If you are a man heading into custody proceedings, you likely have a number of questions and concerns. These likely include questions about a father’s parental rights in Texas. There are five things you may not know about your parental rights as a father. We will discuss these here, and you can also obtain more information from an experienced Texas family law attorney.
Texas Law is Gender Neutral in Custody Matters
Prior to the 1980s and 1990s, women were presumed to be the most suitable primary caretaker of a child. Fathers oftentimes were relegated to a secondary position when it came to involvement in the lives of their children after divorce.
Texas law and judicial practice has changed. Child custody decisions are to be gender neutral. Fathers are to have an equal and meaningful presence in the lives of their children. If a father is not the primary residential custodian of a child, he is entitled to spend enough time with the child to develop a meaningful relationship. Indeed, there has been a movement from changing visitation to parenting time to underscore that a father is not a mere visitor in the life of his child.
Best Interests of the Child Standard
Perhaps the most important thing you don’t know about father’s rights is the legal standard that is used by the court in making decisions regarding child custody and visitation issues. The legal standard is the guideline used by a judge to make decisions regarding child custody and visitation issues.
In the state of Texas, the legal standard is based on what is in the best interests of the child. A Texas family law attorney can provide you with detailed information about the best interests of the child standard used by Texas courts in custody proceedings.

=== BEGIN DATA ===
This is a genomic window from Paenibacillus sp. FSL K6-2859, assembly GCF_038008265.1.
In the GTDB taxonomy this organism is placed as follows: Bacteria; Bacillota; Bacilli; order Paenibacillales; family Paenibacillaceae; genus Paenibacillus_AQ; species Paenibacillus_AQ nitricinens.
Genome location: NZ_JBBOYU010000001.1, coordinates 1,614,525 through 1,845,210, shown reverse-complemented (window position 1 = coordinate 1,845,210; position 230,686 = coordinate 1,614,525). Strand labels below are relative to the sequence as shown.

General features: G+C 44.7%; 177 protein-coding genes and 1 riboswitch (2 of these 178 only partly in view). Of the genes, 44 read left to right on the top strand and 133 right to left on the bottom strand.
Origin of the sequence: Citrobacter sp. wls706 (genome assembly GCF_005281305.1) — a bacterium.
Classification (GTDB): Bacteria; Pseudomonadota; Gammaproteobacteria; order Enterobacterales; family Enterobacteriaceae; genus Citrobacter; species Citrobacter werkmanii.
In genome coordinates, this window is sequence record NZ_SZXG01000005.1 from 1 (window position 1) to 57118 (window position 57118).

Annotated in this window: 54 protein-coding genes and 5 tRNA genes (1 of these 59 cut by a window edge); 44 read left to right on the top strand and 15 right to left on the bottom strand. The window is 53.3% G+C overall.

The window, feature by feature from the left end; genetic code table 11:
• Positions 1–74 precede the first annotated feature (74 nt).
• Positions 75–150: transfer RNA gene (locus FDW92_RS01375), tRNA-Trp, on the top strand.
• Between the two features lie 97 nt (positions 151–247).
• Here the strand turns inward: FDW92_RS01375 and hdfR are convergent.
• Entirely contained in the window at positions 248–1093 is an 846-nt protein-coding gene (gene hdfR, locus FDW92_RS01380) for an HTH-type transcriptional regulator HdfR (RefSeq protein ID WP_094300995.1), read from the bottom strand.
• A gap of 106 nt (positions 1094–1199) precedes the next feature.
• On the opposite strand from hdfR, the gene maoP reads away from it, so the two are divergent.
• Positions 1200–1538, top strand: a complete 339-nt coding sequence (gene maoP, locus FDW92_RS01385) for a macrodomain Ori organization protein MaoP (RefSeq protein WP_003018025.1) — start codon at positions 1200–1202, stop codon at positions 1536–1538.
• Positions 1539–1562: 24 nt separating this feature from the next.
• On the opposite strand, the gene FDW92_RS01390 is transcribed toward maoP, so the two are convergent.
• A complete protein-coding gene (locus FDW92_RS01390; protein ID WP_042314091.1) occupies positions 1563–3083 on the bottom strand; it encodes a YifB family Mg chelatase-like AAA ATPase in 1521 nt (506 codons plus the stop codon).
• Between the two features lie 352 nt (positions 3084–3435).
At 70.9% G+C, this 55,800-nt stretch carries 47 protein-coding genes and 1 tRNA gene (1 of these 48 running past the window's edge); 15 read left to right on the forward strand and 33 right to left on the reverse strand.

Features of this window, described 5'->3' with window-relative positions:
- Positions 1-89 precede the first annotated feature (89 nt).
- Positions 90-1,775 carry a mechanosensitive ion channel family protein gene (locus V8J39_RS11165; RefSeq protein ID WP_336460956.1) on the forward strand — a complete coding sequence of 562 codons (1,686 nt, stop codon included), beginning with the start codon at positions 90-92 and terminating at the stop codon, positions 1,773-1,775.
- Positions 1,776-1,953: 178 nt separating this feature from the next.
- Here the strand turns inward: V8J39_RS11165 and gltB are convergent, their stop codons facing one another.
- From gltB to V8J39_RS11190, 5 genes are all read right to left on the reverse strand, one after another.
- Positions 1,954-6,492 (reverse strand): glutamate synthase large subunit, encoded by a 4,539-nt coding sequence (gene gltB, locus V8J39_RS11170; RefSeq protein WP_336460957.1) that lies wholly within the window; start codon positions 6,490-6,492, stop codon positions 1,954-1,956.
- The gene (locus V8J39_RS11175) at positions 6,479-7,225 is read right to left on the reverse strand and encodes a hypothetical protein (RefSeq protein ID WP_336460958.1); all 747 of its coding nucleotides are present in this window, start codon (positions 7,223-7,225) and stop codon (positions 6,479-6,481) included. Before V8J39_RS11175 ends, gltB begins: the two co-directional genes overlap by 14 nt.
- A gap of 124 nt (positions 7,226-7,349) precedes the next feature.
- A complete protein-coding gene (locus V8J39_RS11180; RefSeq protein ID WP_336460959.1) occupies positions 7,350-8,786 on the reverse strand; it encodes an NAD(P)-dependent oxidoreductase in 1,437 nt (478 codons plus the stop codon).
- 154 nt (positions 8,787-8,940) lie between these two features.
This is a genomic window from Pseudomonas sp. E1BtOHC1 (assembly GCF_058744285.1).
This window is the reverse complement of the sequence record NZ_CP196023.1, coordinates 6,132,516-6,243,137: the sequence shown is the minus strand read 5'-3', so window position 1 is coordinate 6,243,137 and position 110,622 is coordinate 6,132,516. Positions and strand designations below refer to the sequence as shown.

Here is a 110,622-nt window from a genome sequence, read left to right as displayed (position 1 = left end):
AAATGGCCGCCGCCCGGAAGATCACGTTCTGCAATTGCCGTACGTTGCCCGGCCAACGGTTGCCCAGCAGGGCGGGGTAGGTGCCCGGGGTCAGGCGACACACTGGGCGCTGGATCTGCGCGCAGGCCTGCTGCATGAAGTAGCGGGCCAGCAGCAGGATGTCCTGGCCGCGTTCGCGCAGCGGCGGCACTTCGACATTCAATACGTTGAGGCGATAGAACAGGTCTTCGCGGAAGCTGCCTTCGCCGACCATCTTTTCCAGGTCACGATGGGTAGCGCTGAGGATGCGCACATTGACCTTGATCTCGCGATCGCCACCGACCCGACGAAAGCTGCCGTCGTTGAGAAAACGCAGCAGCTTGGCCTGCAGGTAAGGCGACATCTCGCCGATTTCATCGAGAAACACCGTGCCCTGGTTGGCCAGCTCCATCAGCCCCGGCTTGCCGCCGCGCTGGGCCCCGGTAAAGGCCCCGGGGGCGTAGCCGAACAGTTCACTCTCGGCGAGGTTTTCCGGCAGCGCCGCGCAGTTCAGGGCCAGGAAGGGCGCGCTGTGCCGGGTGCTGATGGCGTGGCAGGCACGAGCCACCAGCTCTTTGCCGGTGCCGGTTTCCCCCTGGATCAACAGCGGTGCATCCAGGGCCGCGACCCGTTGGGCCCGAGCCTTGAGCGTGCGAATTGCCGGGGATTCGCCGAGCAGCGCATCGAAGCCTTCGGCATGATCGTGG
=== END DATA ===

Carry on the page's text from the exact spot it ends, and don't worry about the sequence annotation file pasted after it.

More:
Father is Not Solely Expected to Financially Support a Child
The state of Texas has adopted child support guidelines that are intended, in part, to eliminate a gender prejudice when it comes to determining the amount of money a father pays to support a child. A father is not solely responsible for financially supporting a child. The support obligation is sometimes equitably divided between the father and mother, depending on the circumstances.
Paternity Must be Legally Established if You are not Married to the Mother
If you and the mother are not married at the time your child is born, you may need to have paternity legally established by the court. This might be necessary even if you are listed as the father on the birth certificate.
If the mother agrees that you are the father, you can file a paternity case and sign an agreed order establishing paternity. If the mother disputes paternity, you will need to file a paternity case and ask the court to order DNA testing.
You Have the Right to Seek Legal Custody of Your Child Even if You Do Not Have Physical Custody
Finally, even if the mother is granted primary physical or residential custody of your child, you have every right to seek legal custody. Legal custody is the ability of a parent to make major life decisions on behalf of a child. Major life decisions include such things as education, healthcare, and religion. Legal custody can be shared jointly between you and the mother of the child, even if the child lives primarily in the home of the mother.
Hire a Skilled, Experienced Family Law Attorney
If you have questions about your legal rights in a custody matter, or if you need legal representation, the Law Office of David Kohm stand ready to assist you. Call our law offices today at any of our convenient locations and get a free consultation.
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